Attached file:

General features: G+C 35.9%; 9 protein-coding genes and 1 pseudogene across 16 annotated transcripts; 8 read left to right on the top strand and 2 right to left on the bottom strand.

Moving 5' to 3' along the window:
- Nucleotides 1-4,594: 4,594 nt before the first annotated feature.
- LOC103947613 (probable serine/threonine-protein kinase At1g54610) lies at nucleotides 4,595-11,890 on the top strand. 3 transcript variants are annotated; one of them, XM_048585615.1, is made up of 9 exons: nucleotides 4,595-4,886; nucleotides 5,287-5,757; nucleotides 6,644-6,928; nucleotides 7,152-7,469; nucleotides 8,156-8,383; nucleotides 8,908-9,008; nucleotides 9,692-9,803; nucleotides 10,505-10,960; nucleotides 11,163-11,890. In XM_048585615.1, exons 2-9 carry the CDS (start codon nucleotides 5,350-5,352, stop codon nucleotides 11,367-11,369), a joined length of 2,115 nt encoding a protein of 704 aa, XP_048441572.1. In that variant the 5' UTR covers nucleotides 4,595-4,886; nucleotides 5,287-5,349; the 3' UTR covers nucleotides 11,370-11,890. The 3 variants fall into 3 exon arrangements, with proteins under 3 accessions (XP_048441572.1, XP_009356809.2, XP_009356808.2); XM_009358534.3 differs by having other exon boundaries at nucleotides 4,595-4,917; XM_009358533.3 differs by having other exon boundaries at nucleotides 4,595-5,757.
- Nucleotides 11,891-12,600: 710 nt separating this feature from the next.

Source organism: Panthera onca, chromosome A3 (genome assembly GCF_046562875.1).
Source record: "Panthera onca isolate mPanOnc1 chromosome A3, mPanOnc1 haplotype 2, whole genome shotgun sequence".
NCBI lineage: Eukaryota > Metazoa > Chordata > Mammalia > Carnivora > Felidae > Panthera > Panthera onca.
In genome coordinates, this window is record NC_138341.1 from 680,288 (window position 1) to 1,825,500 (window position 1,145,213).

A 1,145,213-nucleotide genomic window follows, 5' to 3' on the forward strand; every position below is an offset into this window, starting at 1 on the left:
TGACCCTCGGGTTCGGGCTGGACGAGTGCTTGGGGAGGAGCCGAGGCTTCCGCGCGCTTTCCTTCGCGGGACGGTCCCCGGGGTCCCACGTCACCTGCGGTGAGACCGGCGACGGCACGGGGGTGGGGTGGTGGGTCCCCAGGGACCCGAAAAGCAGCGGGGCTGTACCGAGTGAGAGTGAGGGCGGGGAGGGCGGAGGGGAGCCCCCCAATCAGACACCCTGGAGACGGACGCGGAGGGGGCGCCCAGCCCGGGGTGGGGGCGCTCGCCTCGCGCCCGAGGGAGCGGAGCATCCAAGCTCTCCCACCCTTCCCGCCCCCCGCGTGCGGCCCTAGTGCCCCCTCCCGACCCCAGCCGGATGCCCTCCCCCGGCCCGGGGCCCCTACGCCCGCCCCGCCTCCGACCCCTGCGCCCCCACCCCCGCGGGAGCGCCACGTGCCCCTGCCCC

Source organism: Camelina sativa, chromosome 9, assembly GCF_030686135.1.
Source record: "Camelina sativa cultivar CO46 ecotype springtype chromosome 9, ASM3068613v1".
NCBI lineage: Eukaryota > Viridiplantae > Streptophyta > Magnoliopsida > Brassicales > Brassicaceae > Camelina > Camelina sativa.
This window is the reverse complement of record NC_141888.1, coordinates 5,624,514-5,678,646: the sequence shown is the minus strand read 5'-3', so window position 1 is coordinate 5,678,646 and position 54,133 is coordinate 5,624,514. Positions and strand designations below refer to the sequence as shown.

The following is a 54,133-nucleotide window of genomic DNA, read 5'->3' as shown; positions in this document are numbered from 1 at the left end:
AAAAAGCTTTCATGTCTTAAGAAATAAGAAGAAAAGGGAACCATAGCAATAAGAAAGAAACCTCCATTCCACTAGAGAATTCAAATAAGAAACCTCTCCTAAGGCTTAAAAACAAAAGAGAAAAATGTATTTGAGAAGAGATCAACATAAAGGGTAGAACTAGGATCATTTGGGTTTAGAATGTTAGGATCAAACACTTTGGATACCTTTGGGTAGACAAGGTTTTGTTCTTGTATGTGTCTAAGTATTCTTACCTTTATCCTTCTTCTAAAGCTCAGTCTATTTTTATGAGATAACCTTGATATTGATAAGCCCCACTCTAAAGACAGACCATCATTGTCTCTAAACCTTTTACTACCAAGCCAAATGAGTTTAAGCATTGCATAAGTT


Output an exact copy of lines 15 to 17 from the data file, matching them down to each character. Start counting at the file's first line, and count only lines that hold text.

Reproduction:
This window is the reverse complement of record NC_141888.1, coordinates 5,624,514-5,678,646: the sequence shown is the minus strand read 5'-3', so window position 1 is coordinate 5,678,646 and position 54,133 is coordinate 5,624,514. Positions and strand designations below refer to the sequence as shown.

The following is a 54,133-nucleotide window of genomic DNA, read 5'->3' as shown; positions in this document are numbered from 1 at the left end:
AAAAAGCTTTCATGTCTTAAGAAATAAGAAGAAAAGGGAACCATAGCAATAAGAAAGAAACCTCCATTCCACTAGAGAATTCAAATAAGAAACCTCTCCTAAGGCTTAAAAACAAAAGAGAAAAATGTATTTGAGAAGAGATCAACATAAAGGGTAGAACTAGGATCATTTGGGTTTAGAATGTTAGGATCAAACACTTTGGATACCTTTGGGTAGACAAGGTTTTGTTCTTGTATGTGTCTAAGTATTCTTACCTTTATCCTTCTTCTAAAGCTCAGTCTATTTTTATGAGATAACCTTGATATTGATAAGCCCCACTCTAAAGACAGACCATCATTGTCTCTAAACCTTTTACTACCAAGCCAAATGAGTTTAAGCATTGCATAAGTT